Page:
DA decision to pursue Lincoln case makes sense to prosecute | PostIndependent.com

DA decision to pursue Lincoln case makes sense to prosecute

Samuel Lincoln already has been sentenced to 242 years in prison for Mesa County criminal charges, which raises a valid question.

Why should prosecutors bother trying to take him to trial on charges in Garfield County?

Given the cost of a trial and the toll it could take on a jury, witnesses and the court system, we wondered about that very thing, and put the question to the 9th Judicial District Attorney’s Office. Deputy DA Amy Fitch, who is prosecuting Lincoln on his local attempted murder charges, provided some satisfactory answers.

First and foremost, just because Lincoln essentially has been given a life sentence, that’s no guarantee he’ll actually be required to serve all those years. While he still would face 127 years in prison even if he becomes eligible for parole, the concern for local prosecutors is that he might successfully appeal one or more of the three Mesa

County cases. They owe it to the public to ensure Lincoln never walks free without having had to answer to an attempted murder charge.

They also owe it to the victim in that case to pursue a resolution. Federico Garcia-Hernandez was stabbed Nov. 30, 2004, in West Glenwood. It was a serious enough crime that if Lincoln is convicted of it, and of related charges that include aggravated robbery, first-degree assault and first-degree burglary, he could face another 100 years in prison. In the interest of justice, Garcia-Hernandez deserves to have the charges against Lincoln prosecuted.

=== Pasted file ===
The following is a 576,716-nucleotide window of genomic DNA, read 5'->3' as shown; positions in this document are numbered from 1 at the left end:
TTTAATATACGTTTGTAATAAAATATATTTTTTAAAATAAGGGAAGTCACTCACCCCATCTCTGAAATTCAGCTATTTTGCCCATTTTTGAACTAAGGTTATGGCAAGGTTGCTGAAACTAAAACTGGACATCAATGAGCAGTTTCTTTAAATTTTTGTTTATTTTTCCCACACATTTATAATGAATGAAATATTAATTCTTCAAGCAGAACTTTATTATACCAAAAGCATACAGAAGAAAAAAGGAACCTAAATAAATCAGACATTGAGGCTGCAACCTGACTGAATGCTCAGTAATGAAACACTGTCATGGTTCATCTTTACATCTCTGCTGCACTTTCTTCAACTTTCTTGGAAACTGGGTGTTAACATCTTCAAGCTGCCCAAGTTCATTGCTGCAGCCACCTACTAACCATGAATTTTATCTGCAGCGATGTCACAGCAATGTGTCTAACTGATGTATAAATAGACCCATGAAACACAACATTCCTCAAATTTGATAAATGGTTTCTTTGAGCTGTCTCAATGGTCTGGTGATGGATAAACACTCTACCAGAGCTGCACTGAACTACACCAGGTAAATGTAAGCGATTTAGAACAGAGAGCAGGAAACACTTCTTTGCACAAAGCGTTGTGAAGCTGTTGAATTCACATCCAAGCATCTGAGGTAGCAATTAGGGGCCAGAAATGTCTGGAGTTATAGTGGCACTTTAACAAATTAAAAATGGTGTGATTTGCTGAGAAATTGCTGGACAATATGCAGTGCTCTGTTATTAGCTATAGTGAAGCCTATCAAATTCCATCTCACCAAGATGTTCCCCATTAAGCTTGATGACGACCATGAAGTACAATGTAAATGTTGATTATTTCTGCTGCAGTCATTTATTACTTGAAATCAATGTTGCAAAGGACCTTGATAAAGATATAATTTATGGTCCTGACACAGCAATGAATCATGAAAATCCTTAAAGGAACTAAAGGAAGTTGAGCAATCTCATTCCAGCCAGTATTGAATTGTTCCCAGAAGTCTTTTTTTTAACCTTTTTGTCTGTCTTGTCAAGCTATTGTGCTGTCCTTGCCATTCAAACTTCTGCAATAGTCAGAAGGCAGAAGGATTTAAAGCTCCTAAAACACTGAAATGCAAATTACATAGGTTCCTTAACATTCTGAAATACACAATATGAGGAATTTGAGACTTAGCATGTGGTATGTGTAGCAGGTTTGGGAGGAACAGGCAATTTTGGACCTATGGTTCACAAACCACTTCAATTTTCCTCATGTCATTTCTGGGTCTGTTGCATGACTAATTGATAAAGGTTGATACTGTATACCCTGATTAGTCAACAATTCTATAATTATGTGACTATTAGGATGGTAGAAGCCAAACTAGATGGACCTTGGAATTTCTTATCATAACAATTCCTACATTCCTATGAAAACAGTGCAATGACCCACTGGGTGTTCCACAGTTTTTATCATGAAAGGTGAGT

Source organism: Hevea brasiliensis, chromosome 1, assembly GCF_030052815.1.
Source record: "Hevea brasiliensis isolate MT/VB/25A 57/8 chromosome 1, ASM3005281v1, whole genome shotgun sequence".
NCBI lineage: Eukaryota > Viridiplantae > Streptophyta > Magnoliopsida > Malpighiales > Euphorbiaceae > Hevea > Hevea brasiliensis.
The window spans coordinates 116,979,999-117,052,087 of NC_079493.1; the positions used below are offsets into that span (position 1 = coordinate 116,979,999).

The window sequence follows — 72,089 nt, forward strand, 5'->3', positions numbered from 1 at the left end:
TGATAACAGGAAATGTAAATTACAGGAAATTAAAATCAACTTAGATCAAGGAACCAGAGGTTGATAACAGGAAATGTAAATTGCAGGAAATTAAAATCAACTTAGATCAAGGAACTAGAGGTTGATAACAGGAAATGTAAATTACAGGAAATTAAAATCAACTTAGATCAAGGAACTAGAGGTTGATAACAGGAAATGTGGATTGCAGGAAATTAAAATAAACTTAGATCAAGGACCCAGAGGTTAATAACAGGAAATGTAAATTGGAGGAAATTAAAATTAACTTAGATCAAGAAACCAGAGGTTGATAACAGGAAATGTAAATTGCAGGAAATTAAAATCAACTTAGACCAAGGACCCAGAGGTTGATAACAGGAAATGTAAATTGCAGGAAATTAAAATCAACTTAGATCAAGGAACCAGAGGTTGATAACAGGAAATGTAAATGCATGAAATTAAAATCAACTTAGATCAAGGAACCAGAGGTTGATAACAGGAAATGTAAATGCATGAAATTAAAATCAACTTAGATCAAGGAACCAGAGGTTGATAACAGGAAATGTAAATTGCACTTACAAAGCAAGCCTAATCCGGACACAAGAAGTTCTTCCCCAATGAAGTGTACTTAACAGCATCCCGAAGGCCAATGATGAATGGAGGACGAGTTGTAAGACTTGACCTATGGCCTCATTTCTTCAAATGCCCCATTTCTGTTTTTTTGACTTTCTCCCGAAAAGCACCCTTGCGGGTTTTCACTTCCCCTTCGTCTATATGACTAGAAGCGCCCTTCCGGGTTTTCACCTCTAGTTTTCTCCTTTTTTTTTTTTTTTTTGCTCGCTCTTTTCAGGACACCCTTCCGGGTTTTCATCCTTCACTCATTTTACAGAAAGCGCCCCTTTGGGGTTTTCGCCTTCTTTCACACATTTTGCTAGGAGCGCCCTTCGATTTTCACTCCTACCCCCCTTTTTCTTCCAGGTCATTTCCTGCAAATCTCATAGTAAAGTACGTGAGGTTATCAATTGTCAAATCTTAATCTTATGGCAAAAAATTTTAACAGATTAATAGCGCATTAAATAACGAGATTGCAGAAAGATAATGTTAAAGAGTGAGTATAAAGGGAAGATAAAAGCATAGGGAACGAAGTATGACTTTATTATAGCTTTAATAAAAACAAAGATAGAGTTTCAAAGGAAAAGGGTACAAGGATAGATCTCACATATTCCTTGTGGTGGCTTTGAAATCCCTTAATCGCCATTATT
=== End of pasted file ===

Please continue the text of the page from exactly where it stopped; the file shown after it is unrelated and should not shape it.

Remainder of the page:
Lincoln already has been found guilty in connection with equally heinous actions, including trying to kill a friend in the desert near Grand Junction, firing at Mesa County sheriff’s deputies, and robbery.

Fitch doesn’t think Lincoln is willing to enter a plea bargain in the Garfield County case, a plea that would spare the need for a trial. He probably has little reason to try to avoid a trial. It isn’t as if prosecutors can offer a deal that might reduce his prison time, when he’s already likely to spend his life in lock-up. Lincoln also is aware that in 2006, a jury found Lawrence Doty not guilty of charges in the same Glenwood Springs case, after a key witness made statements that reportedly were inconsistent and didn’t appear credible enough to the jury.

Since prosecutors didn’t drop charges against Lincoln, we trust and hope that they still believe there is enough evidence to take him to trial. The decision to prosecute Lincoln now should be based on the evidence and the belief they can get a conviction. If the case isn’t strong, then it would not make sense to take up time and money to go after Lincoln.

If prosecutors have a strong case, they owe it to the cause of justice to push forward with their prosecution of Lincoln, and to do their part to help assure a very dangerous man remains where he belongs, behind bars.

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